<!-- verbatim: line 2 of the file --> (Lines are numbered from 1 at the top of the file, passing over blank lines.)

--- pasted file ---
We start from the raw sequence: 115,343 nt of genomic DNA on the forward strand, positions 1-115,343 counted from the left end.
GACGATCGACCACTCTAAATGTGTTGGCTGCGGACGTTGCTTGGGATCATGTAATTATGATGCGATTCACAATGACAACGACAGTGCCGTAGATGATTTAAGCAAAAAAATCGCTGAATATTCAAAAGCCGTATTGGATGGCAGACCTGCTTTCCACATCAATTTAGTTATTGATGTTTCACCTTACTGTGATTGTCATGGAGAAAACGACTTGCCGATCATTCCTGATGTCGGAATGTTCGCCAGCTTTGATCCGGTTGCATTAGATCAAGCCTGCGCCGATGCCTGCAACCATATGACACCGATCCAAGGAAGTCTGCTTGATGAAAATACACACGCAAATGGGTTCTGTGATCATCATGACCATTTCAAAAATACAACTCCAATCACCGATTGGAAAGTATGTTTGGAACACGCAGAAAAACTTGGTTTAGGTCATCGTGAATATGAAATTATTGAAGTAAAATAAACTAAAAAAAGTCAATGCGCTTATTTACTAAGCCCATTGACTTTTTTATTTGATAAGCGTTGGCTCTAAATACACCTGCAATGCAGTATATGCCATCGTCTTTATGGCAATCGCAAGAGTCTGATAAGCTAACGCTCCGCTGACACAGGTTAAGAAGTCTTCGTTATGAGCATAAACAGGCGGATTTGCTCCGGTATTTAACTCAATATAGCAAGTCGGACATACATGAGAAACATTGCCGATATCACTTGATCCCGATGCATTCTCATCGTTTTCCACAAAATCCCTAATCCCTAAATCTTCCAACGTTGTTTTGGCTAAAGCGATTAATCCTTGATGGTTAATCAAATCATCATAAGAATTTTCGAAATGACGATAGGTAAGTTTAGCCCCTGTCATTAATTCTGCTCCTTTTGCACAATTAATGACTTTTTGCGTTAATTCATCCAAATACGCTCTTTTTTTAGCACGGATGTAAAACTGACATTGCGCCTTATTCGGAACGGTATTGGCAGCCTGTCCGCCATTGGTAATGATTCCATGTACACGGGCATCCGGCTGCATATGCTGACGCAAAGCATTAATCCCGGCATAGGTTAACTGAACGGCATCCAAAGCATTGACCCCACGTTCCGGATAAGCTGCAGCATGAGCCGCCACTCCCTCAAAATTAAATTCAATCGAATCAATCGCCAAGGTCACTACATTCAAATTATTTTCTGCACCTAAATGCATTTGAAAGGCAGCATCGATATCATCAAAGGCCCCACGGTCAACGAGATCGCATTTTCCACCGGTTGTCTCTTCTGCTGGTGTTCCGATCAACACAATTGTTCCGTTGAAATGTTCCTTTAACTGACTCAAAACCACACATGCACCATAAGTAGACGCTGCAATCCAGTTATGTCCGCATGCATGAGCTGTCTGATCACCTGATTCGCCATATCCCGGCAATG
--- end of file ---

GACGATCGACCACTCTAAATGTGTTGGCTGCGGACGTTGCTTGGGATCATGTAATTATGATGCGATTCACAATGACAACGACAGTGCCGTAGATGATTTAAGCAAAAAAATCGCTGAATATTCAAAAGCCGTATTGGATGGCAGACCTGCTTTCCACATCAATTTAGTTATTGATGTTTCACCTTACTGTGATTGTCATGGAGAAAACGACTTGCCGATCATTCCTGATGTCGGAATGTTCGCCAGCTTTGATCCGGTTGCATTAGATCAAGCCTGCGCCGATGCCTGCAACCATATGACACCGATCCAAGGAAGTCTGCTTGATGAAAATACACACGCAAATGGGTTCTGTGATCATCATGACCATTTCAAAAATACAACTCCAATCACCGATTGGAAAGTATGTTTGGAACACGCAGAAAAACTTGGTTTAGGTCATCGTGAATATGAAATTATTGAAGTAAAATAAACTAAAAAAAGTCAATGCGCTTATTTACTAAGCCCATTGACTTTTTTATTTGATAAGCGTTGGCTCTAAATACACCTGCAATGCAGTATATGCCATCGTCTTTATGGCAATCGCAAGAGTCTGATAAGCTAACGCTCCGCTGACACAGGTTAAGAAGTCTTCGTTATGAGCATAAACAGGCGGATTTGCTCCGGTATTTAACTCAATATAGCAAGTCGGACATACATGAGAAACATTGCCGATATCACTTGATCCCGATGCATTCTCATCGTTTTCCACAAAATCCCTAATCCCTAAATCTTCCAACGTTGTTTTGGCTAAAGCGATTAATCCTTGATGGTTAATCAAATCATCATAAGAATTTTCGAAATGACGATAGGTAAGTTTAGCCCCTGTCATTAATTCTGCTCCTTTTGCACAATTAATGACTTTTTGCGTTAATTCATCCAAATACGCTCTTTTTTTAGCACGGATGTAAAACTGACATTGCGCCTTATTCGGAACGGTATTGGCAGCCTGTCCGCCATTGGTAATGATTCCATGTACACGGGCATCCGGCTGCATATGCTGACGCAAAGCATTAATCCCGGCATAGGTTAACTGAACGGCATCCAAAGCATTGACCCCACGTTCCGGATAAGCTGCAGCATGAGCCGCCACTCCCTCAAAATTAAATTCAATCGAATCAATCGCCAAGGTCACTACATTCAAATTATTTTCTGCACCTAAATGCATTTGAAAGGCAGCATCGATATCATCAAAGGCCCCACGGTCAACGAGATCGCATTTTCCACCGGTTGTCTCTTCTGCTGGTGTTCCGATCAACACAATTGTTCCGTTGAAATGTTCCTTTAACTGACTCAAAACCACACATGCACCATAAGTAGACGCTGCAATCCAGTTATGTCCGCATGCATGAGCTGTCTGATCACCTGATTCGCCATATCCCGGCAATG